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As a tool for encouraging enrollment, the model seems to be working — the student bodies at California’s tribal colleges have held steady or increased throughout the pandemic, a time when enrollment at other universities has slipped. And 88 percent of their students say they feel a sense of belonging on campus. “There was this place for me,” said one student, a descendant of the Piro-Manso-Tewa tribe who is finishing a doctoral program on Native American health systems. “I felt like I could at least have a chance here.” 

Read more at Cal Matters

H2O 2.0

Scottsdale, Arizona has become a national leader in recycling wastewater. In 2019 it became the first city in the state — and only the third in the U.S. — to engage in “direct potable reuse” (DPR), in which water that goes down toilets and sink drains gets aggressively treated and turned back into crystal clear, drinkable water. The city’s advanced water treatment plant is specially designed to transform 20 million gallons of wastewater daily into fresh H2O that exceeds bottled water standards. In fact, Scottsdale’s recycled water is of higher quality than its unrecycled water, making it a model for “outlying communities in northern Arizona solely dependent on groundwater,” according to one official.

scottsdaleScottsdale, Arizona. Credit: Flickr

Now, thanks in part to Scottsdale’s success, other nearby cities want in on the game. Phoenix — which already recycles nearly all of its wastewater, though not for drinking — is planning to reopen a dormant wastewater treatment plant that will blend effluent with groundwater to serve customers in the northern part of the city. San Diego, too, is laying the groundwork to become the first city in California to send treated wastewater back into residents’ homes. And places like Orange County and Los Angeles are beginning educational campaigns to mitigate the gross-out factor of so-called “toilet to tap” water among residents, laying the groundwork to implement their own DPR systems.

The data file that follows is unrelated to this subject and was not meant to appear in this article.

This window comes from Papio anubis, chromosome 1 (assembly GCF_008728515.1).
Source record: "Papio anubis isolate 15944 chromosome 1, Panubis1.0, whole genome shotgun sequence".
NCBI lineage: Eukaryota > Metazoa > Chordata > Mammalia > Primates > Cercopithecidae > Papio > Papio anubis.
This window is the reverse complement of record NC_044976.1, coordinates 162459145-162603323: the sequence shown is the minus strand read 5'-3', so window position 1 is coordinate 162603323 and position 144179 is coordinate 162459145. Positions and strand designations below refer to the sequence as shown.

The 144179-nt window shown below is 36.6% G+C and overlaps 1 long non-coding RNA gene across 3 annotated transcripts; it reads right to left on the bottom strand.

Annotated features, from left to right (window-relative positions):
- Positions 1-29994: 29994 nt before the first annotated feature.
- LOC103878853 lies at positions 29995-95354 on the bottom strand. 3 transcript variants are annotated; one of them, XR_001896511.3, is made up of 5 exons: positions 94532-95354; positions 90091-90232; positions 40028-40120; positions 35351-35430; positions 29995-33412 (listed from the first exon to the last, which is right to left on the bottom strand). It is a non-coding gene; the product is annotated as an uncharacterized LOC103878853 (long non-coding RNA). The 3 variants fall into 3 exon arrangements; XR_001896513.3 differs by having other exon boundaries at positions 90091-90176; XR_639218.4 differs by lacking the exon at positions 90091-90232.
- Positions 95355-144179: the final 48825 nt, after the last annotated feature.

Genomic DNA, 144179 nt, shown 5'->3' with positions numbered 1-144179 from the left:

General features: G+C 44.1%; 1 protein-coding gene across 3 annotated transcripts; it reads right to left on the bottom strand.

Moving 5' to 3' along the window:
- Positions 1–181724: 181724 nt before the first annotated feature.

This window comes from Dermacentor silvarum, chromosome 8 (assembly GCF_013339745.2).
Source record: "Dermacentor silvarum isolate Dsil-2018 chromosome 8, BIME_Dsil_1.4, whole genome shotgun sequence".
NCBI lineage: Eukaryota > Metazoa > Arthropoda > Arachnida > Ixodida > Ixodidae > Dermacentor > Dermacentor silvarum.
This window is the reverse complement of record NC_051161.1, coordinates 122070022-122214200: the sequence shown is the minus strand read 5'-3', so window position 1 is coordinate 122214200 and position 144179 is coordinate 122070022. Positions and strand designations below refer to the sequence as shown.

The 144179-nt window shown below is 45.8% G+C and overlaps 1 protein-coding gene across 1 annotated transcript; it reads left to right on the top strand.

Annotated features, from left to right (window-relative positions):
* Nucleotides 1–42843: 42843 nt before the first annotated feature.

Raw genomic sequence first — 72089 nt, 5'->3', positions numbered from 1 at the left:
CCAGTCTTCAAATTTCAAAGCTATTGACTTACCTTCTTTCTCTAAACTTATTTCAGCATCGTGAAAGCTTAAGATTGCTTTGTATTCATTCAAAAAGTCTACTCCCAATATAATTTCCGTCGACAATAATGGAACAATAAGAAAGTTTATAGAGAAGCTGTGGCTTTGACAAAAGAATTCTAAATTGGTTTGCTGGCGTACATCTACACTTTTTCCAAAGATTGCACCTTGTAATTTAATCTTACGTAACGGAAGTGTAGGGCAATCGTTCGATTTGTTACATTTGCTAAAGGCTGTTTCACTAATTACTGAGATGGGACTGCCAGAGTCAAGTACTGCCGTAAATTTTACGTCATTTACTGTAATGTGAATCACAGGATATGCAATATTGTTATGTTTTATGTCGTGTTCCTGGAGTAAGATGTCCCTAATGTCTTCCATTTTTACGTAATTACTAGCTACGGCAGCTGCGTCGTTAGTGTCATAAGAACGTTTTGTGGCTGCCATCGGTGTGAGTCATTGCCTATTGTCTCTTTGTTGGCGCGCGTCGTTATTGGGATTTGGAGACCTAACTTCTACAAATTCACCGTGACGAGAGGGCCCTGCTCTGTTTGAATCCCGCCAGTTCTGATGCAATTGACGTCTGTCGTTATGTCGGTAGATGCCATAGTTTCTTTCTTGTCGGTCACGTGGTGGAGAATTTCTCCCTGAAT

Ensia has a long-read feature that delves into the range of efforts unfolding across the region, where drought has left major cities at risk of running dry. “When this is done,” said an official with the Los Angeles water authority, “I’d like to say that the words ‘drought’ and ‘Los Angeles’ will never be in the same sentence again.”

Read more at Ensia

The post These Old British Coal Mines Now Pump Out Geothermal Heat appeared first on Reasons to be Cheerful.

First-Generation College Students and Philosophy